Just yesterday, I wrote about the new regulation being rolled out by Facebook. Here is a description by Farhad Manjoo of the nuts and bolts of its operation. The people who work on News Feed aren’t making decisions that turn on fuzzy human ideas like ethics, judgment, intuition or seniority. They are concerned only with quantifiable outcomes about people’s actions on the site. That data, at Facebook, is the only real truth.
Appears Myanmar will have two mobile money services in operation by end 2017, raising interconnection issues for which there still is no regulatory mechanism in place. The new mobile money services, M-Pitesan, will enable the telco’s customers to send money instantly within the country. Customers will also be able to buy airtime for themselves or others, said Jacques Voogt, Chief M-Commerce officer for Ooredoo Myanmar. Since the entry of foreign telecom players in 2014, Myanmar has seen its mobile penetration cross 90 per cent. With about 77 per cent of the population lacking access to banking, mobile money services offer an opportunity to drive financial inclusion in the country.
We have been an open research organization from the outset. Now our funders have made it a requirement. The principal rationale is that we want our research to be used. The nationally representative survey referred to below, by the authors of a major Gates funded study on mobile financial services, is our 2016 survey. Our research team conducted a country-level diagnostic that leveraged data from the Central Bank, Ministry of Communications, the three telecommunication companies operating in Myanmar, Facebook, Viber, a nationally representative Information and Communication Technology survey of 7,500 households, and recent census data from the UNFPA.
Facebook has published a 13-page “white paper” on the ways by which its platform has been, and continues to be, used for information operations by various actors including state actors. The document presents certain remedial actions being taken by Facebook, most relying on anomaly detection techniques from data analytics and natural language processing. Providing a platform for diverse viewpoints while maintaining authentic debate and discussion is a key component of Facebook’s mission. We recognize that, in today’s information environment, social media plays a sizable role in facilitating communications — not only in times of civic events, such as elections, but in everyday expression. In some circumstances, however, we recognize that the risk of malicious actors seeking to use Facebook to mislead people or otherwise promote inauthentic communications can be higher.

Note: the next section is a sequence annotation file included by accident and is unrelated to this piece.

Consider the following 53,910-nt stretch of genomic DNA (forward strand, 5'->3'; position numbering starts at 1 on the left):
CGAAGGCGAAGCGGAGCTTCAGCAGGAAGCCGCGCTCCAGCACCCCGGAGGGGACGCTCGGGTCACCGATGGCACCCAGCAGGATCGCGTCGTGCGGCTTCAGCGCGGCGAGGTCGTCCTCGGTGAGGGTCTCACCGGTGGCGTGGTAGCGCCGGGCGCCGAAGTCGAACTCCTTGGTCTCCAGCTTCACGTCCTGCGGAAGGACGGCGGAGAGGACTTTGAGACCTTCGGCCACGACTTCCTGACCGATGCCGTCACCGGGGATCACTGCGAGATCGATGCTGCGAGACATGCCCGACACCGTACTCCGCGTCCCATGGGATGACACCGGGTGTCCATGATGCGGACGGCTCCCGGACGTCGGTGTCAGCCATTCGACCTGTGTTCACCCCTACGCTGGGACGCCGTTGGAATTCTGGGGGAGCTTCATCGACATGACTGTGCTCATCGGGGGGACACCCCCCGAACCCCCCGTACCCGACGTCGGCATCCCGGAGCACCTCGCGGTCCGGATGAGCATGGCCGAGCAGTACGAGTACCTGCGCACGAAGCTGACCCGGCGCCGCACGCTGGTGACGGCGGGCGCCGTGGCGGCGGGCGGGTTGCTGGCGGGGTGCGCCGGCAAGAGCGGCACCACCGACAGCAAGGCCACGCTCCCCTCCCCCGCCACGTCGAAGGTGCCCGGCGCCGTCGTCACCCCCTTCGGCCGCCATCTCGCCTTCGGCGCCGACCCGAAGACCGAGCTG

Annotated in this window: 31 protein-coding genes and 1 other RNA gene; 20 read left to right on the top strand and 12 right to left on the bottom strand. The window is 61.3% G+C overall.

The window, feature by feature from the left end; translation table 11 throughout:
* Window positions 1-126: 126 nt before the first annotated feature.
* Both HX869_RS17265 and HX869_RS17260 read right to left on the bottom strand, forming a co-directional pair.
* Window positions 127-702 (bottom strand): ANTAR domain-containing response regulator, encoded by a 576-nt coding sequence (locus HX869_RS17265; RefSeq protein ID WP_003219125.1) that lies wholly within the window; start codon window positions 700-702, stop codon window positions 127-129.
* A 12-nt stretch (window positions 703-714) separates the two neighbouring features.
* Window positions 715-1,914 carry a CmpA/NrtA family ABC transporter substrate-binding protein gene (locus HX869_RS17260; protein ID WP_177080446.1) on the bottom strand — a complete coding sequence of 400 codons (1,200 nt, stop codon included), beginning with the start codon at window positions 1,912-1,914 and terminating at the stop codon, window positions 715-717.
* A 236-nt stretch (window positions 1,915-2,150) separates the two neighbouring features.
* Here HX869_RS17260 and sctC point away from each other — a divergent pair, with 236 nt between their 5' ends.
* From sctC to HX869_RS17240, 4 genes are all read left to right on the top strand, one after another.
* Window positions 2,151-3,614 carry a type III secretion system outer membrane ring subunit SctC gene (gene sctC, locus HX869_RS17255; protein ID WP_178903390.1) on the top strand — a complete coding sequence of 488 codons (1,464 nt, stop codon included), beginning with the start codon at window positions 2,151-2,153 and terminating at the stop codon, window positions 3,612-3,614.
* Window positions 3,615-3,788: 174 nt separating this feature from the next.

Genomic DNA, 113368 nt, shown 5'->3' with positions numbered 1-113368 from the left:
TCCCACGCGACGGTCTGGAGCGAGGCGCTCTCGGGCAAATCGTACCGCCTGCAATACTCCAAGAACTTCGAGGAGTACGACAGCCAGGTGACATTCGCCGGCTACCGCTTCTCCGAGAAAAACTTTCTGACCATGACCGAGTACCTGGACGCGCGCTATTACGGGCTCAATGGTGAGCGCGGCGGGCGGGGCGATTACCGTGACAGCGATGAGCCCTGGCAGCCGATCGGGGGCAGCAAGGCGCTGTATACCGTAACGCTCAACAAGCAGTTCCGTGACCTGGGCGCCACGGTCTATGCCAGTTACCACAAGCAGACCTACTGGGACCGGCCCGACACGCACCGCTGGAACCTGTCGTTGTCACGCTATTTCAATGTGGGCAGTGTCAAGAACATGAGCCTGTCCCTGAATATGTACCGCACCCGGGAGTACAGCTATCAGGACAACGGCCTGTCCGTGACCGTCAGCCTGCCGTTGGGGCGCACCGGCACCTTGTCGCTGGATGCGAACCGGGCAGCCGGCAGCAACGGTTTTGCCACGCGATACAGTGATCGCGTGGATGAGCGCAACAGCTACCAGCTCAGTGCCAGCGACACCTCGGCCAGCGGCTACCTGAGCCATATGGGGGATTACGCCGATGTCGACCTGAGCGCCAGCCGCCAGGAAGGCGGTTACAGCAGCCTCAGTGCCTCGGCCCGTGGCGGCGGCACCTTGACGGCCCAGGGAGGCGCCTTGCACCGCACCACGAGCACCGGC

Pathfinder Foundation and Carnegie India organized a conference on connectivity. I was asked to speak on air connectivity, which I was happy to do, it being a rather neglected subject. The paper is still not ready for prime time, some of the data not having yet been provided by the Civil Aviation Authority of Sri Lanka. But here is the conclusion: There may be marginal possibilities for increasing passenger and freight movements between India and Sri Lanka through reforms in air travel and visa policies which could possibly be included in the proposed Economic and Technical Cooperation Agreement (ETCA). The construction of additional international airports, such as those in Jaffna and Trincomalee, where significant Sri Lankan Tamil populations live may also contribute.
Full video of the IDRC International Women's Day panel on "Is innovation sexist?" is now available online. Our CEO Helani Galpaya was part of this panel.
It’s been a few years since LIRNEasia had funded research on waste management. But that does not mean that the knowledge that was accumulated has gone away. In the context of increased salience of knowledge on waste management, Human Capital Research Team Leader Sujata Gamage has been much in demand. Here is a voice clip, in Sinhala, that was broadcast and is making the rounds in social media.
It’s not possible to give people what they want from ICTs (connectivity, quality, low price) without investment. So we are always happy when investment in telecom increases, especially in countries where the sector has been starved of investment for long like Myanmar. But we have to keep in mind that what the sector produces is not internationally tradeable (except for roaming services). The consumption occurs within the country. It contributes to the advancement of all other sectors, and thus indirectly to growing the entire economy including exports.